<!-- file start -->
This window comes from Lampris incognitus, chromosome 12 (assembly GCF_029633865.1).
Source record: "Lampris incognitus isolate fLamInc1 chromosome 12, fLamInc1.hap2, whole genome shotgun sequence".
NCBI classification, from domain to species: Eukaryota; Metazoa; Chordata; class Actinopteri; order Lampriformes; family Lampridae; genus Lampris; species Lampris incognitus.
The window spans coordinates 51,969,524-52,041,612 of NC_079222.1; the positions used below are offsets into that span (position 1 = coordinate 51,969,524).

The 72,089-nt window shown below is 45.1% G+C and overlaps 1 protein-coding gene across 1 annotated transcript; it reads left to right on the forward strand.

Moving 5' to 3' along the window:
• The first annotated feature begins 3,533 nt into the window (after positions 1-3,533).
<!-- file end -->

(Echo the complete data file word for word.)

This window comes from Lampris incognitus, chromosome 12 (assembly GCF_029633865.1).
Source record: "Lampris incognitus isolate fLamInc1 chromosome 12, fLamInc1.hap2, whole genome shotgun sequence".
NCBI classification, from domain to species: Eukaryota; Metazoa; Chordata; class Actinopteri; order Lampriformes; family Lampridae; genus Lampris; species Lampris incognitus.
The window spans coordinates 51,969,524-52,041,612 of NC_079222.1; the positions used below are offsets into that span (position 1 = coordinate 51,969,524).

The 72,089-nt window shown below is 45.1% G+C and overlaps 1 protein-coding gene across 1 annotated transcript; it reads left to right on the forward strand.

Moving 5' to 3' along the window:
• The first annotated feature begins 3,533 nt into the window (after positions 1-3,533).